Orientalism in 2020

painting of preacher giving sermon to woman on balcony

With a specific focus on Edward Said’s Orientalism, this webinar examines how politics and ideology inform the construction and reproduction of knowledge. The argument that Edward Said made in Orientalism (1978) was that the Orient is an imaginary and political construct: that representations of the East are heavily invested with the ideology, values, and fantasies of the West. For Said, Orientalism represented the acceptance of a division between Occident and Orient, viewing the Orient as a separate, homogenous realm. Said explored Orientalism as it had been conceived by scholars and deployed by politicians. Beginning with Foucault, Said made salient the construction of an epistemic Orientalism, as a paradigmatic tool of domination.

 

Orientalism engages with modes of oppression, seeking to liberate thinking about places and people labelled as being of the “Orient” from their association with a system of ideas. Said noted that the association of the imagined Orient with irrationality, langueur, corruption, and sensuality were not just literary artistic constructs, but informed and invested western imperial foreign policy with justifications for their actions. The material impact of orientalizing constructions advantaged (and continue to advantage) colonial incursions, and the continued exploitation of resources and dispossession of people. In recent years, the political sleight of hand used to discipline those deemed ‘unable to govern themselves’, has employed orientalist regimes of knowledge to provide a historical anchor for modern politics. There are many critiques that can be made against Said (total absence of the subaltern, i.e. of the orientalized themselves in his oeuvre), but Orientalism succeeded in querying and interrupting certain dominant patterns of representation and narratives about ‘the Orient’ broadly conceived.

 

To continue the discussion about the place and relevance of Orientalism in contemporary politics and the academy, let us focus on the importance of Orientalism (or an orientalizing discourse) for Byzantine Studies. The connection between the historical construction of the field of Byzantine Studies and orientalist scholarship is an obvious one. But what utility (if any) does Orientalism have for Byzantine Studies today, whether as a critique or a framework for analyzing our own positionality vis-à-vis our objects of study? Beyond critique and discourse, what does the orientalizing process produce, both within the Academy and politically?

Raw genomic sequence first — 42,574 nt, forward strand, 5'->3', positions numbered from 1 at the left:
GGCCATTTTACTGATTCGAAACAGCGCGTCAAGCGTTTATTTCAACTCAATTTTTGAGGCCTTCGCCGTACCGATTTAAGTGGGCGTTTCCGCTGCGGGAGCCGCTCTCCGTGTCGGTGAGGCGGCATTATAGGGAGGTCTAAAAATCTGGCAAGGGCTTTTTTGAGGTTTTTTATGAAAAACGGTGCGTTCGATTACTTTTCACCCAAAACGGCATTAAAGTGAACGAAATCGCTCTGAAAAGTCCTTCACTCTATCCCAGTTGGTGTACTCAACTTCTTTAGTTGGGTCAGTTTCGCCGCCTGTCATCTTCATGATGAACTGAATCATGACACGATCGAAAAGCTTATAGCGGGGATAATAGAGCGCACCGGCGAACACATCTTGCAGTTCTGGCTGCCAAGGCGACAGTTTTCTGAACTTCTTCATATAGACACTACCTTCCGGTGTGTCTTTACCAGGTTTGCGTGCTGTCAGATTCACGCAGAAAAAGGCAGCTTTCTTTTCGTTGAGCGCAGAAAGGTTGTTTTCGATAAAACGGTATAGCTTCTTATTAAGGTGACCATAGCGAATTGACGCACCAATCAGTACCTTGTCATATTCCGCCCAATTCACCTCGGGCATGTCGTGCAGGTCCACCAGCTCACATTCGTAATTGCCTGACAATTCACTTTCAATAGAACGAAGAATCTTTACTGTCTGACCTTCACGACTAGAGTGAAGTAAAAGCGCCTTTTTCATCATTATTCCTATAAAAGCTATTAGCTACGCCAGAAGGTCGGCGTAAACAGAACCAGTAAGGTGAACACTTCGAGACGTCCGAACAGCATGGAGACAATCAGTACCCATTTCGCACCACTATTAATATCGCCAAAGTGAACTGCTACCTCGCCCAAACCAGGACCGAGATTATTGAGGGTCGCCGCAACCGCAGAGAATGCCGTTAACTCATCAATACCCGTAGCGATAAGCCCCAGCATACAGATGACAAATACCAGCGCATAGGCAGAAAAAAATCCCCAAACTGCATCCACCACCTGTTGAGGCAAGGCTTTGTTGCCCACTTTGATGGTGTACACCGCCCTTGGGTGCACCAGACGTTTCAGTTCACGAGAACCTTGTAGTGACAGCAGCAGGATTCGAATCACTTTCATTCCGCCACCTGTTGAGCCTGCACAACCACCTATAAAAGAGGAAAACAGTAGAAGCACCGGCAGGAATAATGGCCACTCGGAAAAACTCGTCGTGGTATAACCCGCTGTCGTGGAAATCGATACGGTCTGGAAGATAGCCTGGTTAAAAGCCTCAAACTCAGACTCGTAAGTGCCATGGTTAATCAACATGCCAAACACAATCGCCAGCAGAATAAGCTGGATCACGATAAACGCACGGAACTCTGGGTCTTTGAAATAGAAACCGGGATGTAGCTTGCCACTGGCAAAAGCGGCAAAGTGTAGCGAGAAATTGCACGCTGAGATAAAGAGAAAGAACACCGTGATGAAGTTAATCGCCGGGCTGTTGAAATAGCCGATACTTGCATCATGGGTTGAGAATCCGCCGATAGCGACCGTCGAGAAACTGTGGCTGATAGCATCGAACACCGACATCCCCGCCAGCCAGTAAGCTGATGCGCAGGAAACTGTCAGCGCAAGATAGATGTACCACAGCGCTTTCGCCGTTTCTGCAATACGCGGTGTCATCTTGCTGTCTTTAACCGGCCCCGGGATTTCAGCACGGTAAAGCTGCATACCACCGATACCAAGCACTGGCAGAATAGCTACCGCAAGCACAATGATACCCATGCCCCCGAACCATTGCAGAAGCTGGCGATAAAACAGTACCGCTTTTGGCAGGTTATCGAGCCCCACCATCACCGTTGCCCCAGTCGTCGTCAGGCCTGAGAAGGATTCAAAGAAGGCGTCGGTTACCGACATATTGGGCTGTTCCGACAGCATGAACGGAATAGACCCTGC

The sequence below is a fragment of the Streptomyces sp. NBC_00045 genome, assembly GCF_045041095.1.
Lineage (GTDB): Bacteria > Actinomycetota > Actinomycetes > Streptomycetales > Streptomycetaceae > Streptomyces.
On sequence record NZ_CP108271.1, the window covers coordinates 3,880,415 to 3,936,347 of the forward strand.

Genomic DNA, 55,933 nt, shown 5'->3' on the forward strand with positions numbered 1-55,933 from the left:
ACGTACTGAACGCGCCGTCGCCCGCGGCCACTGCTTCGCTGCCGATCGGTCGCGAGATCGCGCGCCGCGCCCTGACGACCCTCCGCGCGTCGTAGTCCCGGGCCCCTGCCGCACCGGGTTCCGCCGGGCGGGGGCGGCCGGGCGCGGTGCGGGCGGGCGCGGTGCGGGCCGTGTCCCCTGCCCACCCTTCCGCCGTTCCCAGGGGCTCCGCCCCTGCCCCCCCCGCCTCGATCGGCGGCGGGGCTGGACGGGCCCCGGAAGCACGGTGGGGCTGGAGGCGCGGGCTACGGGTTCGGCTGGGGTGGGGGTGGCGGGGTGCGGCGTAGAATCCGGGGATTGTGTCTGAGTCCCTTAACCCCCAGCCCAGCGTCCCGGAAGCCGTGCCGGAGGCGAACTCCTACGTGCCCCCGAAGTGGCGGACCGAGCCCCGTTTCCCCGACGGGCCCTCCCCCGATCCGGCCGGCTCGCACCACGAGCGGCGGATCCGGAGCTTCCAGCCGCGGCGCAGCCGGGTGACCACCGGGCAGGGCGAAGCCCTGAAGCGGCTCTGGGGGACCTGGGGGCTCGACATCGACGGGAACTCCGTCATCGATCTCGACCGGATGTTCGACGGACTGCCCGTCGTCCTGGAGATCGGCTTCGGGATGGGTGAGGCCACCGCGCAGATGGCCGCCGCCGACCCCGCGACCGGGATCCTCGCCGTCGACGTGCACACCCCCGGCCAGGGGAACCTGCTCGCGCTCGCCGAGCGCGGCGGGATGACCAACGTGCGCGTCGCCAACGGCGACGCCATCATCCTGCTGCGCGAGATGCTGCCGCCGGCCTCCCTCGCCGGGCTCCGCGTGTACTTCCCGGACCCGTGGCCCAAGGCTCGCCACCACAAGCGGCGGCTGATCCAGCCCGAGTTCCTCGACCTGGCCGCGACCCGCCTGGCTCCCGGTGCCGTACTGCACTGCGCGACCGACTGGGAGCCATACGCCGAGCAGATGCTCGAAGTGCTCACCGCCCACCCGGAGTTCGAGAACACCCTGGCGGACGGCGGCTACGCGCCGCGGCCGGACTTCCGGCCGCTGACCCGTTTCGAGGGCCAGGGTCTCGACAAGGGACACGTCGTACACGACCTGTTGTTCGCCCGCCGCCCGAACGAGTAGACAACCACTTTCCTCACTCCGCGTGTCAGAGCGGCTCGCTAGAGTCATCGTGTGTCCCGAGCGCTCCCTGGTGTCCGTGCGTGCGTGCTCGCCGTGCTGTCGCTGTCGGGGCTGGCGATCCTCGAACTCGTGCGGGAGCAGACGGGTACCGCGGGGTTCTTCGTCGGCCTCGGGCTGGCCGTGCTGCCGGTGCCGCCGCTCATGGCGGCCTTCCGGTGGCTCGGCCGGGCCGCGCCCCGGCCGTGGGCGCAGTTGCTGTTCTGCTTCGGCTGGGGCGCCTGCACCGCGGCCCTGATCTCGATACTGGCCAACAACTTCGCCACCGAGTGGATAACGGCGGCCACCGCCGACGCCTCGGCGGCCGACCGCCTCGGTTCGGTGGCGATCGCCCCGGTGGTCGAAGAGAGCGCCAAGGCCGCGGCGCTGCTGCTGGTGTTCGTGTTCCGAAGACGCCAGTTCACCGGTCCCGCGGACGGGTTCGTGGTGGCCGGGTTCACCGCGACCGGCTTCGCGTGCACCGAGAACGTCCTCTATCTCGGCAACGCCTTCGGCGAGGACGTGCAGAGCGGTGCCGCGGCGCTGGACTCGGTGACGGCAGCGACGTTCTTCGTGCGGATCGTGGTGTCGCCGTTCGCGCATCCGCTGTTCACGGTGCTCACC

Based on the readings, some topics for consideration include:

  • Byzantium and Islam in academic discourse today
  • Byzantium as a polysemic ‘Other’ via Byzantinism
  • Byzantium, Rome, and Europe
  • Hellenism, Philhellenism, and Byzantium
  • Byzantium as anti-Enlightenment

 

Convener: Alexandra Vukovich

 

 

 

 

Critical Foundations

 

Michel Foucault, The Order of Things (New York, 1973), preface, xv-xxiv

 

Michel Foucault, The Archaeology of knowledge (New York, 1972), Intro: 3-17

 

Edward Saïd, Orientalism, (New York, 1979), Introduction and chapter 1, 1-110

 

Lisa Lowe, Critical terrains: French and British orientalisms (Ithaca, 1991), 30-74

 

Orientalism and Byzantine Studies

 

Helena Bodin, “Whose Byzantinism - Ours or Theirs,” in Marciniak and Smythe, Reception of Byzantium, 11-42

 

Averil Cameron, “Byzance dans le débat sur l’orientalisme,” in Auzépy, Byzance en Europe (Paris, 2003), 235-250

 

Averil Cameron, “The Use and Abuse of Byzantium: An Essay on Reception,” (Inaugural Lecture, KCL, 1990), 3-16

 

John Haldon, “Taking a Leaf from Gibbon: appraising Byzantium,” in Silk and Ricks, Hellenic Studies Review (London, 2000), 141-155

 

Anthony Kaldellis, Hellenism in Byzantium. The Transformations of Greek Identity and the Reception of the Classical Tradition, (Cambridge, 2007), Introduction

 

Ivan Kalmar, Early Orientalism, (New York, 2012), Chs. 2&3

 

Robert Ousterhout, “An Apologia for Byzantine Architecture,” Gesta 35.1 (1996): 21-33.

 

Przemyslaw Marciniak, “Oriental Like Byzantium: Some Remarks on Similarities Between Byzantinism and Orientalism,” in Alshanskaya, Gietzen, Hadjafxenti, Imagining Byzantium (Mainz, 2018), 47-55

 

Orientalism and Colonialism

 

John M. MacKenzie, Orientalism: History, Theory, and the Arts (Manchester, 1995), 1-43

 

Zeynep Celik, "Colonialism, Orientalism, and the Canon," The Art Bulletin 78, 2 (June 1996): 202-5

 

Rana Kabbani, Europe’s Myth of the Orient (Bloomington, Ind., 1986)

 

Critiques of Orientalism 

 

James Clifford, "Orientalism: Review Essay," in his The predicament of culture: twentieth-century ethnography, literature, and art (Cambridge, Mass., 1988)

Arif Dirlik "Placing Edward Said: Space, Time and the Travelling  Theorist," in Ashcroft and Kadhim, eds., Edward Said and the Post-Colonial. (Huntington, N.Y., 2001), 1-29

François Pouillon and Jean-Claude Vatin, After Orientalism (Leiden, 2014), 1-30

Gyan Prakash, “Orientalism Now,” History & Theory 34.3 (1995): 199-112

Edward Saïd, "Orientalism Reconsidered," Race & Class  27, 2 (Autumn 1985): 1-15

Patrick Williams, "Nothing in the Post?–Said and the Problem of Post-Colonial Intellectuals," in Ashcroft and Kadhim, eds., Edward Said and the Post-Colonial. (Huntington, N.Y., 2001), 31-55